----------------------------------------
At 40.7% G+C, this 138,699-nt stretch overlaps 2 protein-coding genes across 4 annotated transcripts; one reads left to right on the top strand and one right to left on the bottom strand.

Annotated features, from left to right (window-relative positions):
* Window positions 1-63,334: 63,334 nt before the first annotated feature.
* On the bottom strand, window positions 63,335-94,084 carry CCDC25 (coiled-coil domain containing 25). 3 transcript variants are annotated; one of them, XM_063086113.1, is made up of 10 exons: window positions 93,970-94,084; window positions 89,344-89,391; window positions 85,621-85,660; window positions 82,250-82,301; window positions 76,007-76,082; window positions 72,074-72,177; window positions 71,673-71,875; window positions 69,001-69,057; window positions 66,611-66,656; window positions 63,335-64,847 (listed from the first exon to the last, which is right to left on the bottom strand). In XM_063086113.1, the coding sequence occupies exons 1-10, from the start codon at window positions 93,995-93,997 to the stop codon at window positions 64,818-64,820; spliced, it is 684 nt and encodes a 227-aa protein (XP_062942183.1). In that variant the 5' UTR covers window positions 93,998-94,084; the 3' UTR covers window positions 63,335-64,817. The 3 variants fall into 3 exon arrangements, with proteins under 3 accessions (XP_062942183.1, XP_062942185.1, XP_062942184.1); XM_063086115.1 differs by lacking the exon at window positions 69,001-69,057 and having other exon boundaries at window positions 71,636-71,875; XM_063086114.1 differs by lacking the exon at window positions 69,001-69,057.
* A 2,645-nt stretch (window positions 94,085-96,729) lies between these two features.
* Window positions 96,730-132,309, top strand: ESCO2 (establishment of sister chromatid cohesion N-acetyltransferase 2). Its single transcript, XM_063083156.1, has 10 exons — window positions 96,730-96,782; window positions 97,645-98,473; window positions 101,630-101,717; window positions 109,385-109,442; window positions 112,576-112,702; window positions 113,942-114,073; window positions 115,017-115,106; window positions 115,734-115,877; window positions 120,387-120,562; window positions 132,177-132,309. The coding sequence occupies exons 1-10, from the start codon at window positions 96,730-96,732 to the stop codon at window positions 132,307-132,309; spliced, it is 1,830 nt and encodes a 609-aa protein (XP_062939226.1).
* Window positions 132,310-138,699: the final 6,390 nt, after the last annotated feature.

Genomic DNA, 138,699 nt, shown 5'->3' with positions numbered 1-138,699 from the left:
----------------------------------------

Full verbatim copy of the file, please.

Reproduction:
At 40.7% G+C, this 138,699-nt stretch overlaps 2 protein-coding genes across 4 annotated transcripts; one reads left to right on the top strand and one right to left on the bottom strand.

Annotated features, from left to right (window-relative positions):
* Window positions 1-63,334: 63,334 nt before the first annotated feature.
* On the bottom strand, window positions 63,335-94,084 carry CCDC25 (coiled-coil domain containing 25). 3 transcript variants are annotated; one of them, XM_063086113.1, is made up of 10 exons: window positions 93,970-94,084; window positions 89,344-89,391; window positions 85,621-85,660; window positions 82,250-82,301; window positions 76,007-76,082; window positions 72,074-72,177; window positions 71,673-71,875; window positions 69,001-69,057; window positions 66,611-66,656; window positions 63,335-64,847 (listed from the first exon to the last, which is right to left on the bottom strand). In XM_063086113.1, the coding sequence occupies exons 1-10, from the start codon at window positions 93,995-93,997 to the stop codon at window positions 64,818-64,820; spliced, it is 684 nt and encodes a 227-aa protein (XP_062942183.1). In that variant the 5' UTR covers window positions 93,998-94,084; the 3' UTR covers window positions 63,335-64,817. The 3 variants fall into 3 exon arrangements, with proteins under 3 accessions (XP_062942183.1, XP_062942185.1, XP_062942184.1); XM_063086115.1 differs by lacking the exon at window positions 69,001-69,057 and having other exon boundaries at window positions 71,636-71,875; XM_063086114.1 differs by lacking the exon at window positions 69,001-69,057.
* A 2,645-nt stretch (window positions 94,085-96,729) lies between these two features.
* Window positions 96,730-132,309, top strand: ESCO2 (establishment of sister chromatid cohesion N-acetyltransferase 2). Its single transcript, XM_063083156.1, has 10 exons — window positions 96,730-96,782; window positions 97,645-98,473; window positions 101,630-101,717; window positions 109,385-109,442; window positions 112,576-112,702; window positions 113,942-114,073; window positions 115,017-115,106; window positions 115,734-115,877; window positions 120,387-120,562; window positions 132,177-132,309. The coding sequence occupies exons 1-10, from the start codon at window positions 96,730-96,732 to the stop codon at window positions 132,307-132,309; spliced, it is 1,830 nt and encodes a 609-aa protein (XP_062939226.1).
* Window positions 132,310-138,699: the final 6,390 nt, after the last annotated feature.

Genomic DNA, 138,699 nt, shown 5'->3' with positions numbered 1-138,699 from the left: